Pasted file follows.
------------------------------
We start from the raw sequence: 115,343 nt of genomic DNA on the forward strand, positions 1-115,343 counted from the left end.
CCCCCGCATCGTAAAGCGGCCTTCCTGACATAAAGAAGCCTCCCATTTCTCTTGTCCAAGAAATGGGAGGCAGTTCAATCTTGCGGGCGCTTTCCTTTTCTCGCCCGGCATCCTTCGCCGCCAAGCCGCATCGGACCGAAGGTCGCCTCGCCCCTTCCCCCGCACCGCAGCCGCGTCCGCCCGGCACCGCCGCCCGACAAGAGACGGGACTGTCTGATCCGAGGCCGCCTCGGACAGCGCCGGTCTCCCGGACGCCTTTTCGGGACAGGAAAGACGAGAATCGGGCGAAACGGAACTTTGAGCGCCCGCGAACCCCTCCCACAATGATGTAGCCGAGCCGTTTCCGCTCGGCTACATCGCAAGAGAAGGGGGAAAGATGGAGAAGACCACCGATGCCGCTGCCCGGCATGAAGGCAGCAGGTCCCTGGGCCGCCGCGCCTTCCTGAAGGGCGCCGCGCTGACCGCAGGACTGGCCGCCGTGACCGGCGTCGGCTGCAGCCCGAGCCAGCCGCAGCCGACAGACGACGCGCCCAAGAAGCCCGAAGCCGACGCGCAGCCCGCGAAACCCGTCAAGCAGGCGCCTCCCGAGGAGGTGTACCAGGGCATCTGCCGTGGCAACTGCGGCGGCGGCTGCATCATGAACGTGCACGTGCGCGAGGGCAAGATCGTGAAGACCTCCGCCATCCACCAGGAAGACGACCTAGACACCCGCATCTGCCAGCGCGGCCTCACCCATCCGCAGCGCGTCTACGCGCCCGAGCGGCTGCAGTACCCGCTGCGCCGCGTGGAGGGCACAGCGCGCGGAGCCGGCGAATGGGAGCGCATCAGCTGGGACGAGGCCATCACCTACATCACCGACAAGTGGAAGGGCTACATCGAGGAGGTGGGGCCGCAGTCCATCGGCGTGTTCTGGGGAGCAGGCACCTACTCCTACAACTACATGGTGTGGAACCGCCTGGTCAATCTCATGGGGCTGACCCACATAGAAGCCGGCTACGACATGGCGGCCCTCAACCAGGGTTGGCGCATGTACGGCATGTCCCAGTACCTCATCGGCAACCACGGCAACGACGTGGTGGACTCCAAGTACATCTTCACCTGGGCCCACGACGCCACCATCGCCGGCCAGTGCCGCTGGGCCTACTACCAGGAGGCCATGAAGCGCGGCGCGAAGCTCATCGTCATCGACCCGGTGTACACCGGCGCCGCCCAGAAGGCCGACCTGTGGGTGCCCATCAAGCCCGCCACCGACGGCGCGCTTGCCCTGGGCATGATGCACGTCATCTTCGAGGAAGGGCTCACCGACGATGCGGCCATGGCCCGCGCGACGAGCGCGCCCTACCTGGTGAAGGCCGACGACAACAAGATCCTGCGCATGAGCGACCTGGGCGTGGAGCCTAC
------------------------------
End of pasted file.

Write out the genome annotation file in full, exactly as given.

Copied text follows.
We start from the raw sequence: 115,343 nt of genomic DNA on the forward strand, positions 1-115,343 counted from the left end.
CCCCCGCATCGTAAAGCGGCCTTCCTGACATAAAGAAGCCTCCCATTTCTCTTGTCCAAGAAATGGGAGGCAGTTCAATCTTGCGGGCGCTTTCCTTTTCTCGCCCGGCATCCTTCGCCGCCAAGCCGCATCGGACCGAAGGTCGCCTCGCCCCTTCCCCCGCACCGCAGCCGCGTCCGCCCGGCACCGCCGCCCGACAAGAGACGGGACTGTCTGATCCGAGGCCGCCTCGGACAGCGCCGGTCTCCCGGACGCCTTTTCGGGACAGGAAAGACGAGAATCGGGCGAAACGGAACTTTGAGCGCCCGCGAACCCCTCCCACAATGATGTAGCCGAGCCGTTTCCGCTCGGCTACATCGCAAGAGAAGGGGGAAAGATGGAGAAGACCACCGATGCCGCTGCCCGGCATGAAGGCAGCAGGTCCCTGGGCCGCCGCGCCTTCCTGAAGGGCGCCGCGCTGACCGCAGGACTGGCCGCCGTGACCGGCGTCGGCTGCAGCCCGAGCCAGCCGCAGCCGACAGACGACGCGCCCAAGAAGCCCGAAGCCGACGCGCAGCCCGCGAAACCCGTCAAGCAGGCGCCTCCCGAGGAGGTGTACCAGGGCATCTGCCGTGGCAACTGCGGCGGCGGCTGCATCATGAACGTGCACGTGCGCGAGGGCAAGATCGTGAAGACCTCCGCCATCCACCAGGAAGACGACCTAGACACCCGCATCTGCCAGCGCGGCCTCACCCATCCGCAGCGCGTCTACGCGCCCGAGCGGCTGCAGTACCCGCTGCGCCGCGTGGAGGGCACAGCGCGCGGAGCCGGCGAATGGGAGCGCATCAGCTGGGACGAGGCCATCACCTACATCACCGACAAGTGGAAGGGCTACATCGAGGAGGTGGGGCCGCAGTCCATCGGCGTGTTCTGGGGAGCAGGCACCTACTCCTACAACTACATGGTGTGGAACCGCCTGGTCAATCTCATGGGGCTGACCCACATAGAAGCCGGCTACGACATGGCGGCCCTCAACCAGGGTTGGCGCATGTACGGCATGTCCCAGTACCTCATCGGCAACCACGGCAACGACGTGGTGGACTCCAAGTACATCTTCACCTGGGCCCACGACGCCACCATCGCCGGCCAGTGCCGCTGGGCCTACTACCAGGAGGCCATGAAGCGCGGCGCGAAGCTCATCGTCATCGACCCGGTGTACACCGGCGCCGCCCAGAAGGCCGACCTGTGGGTGCCCATCAAGCCCGCCACCGACGGCGCGCTTGCCCTGGGCATGATGCACGTCATCTTCGAGGAAGGGCTCACCGACGATGCGGCCATGGCCCGCGCGACGAGCGCGCCCTACCTGGTGAAGGCCGACGACAACAAGATCCTGCGCATGAGCGACCTGGGCGTGGAGCCTAC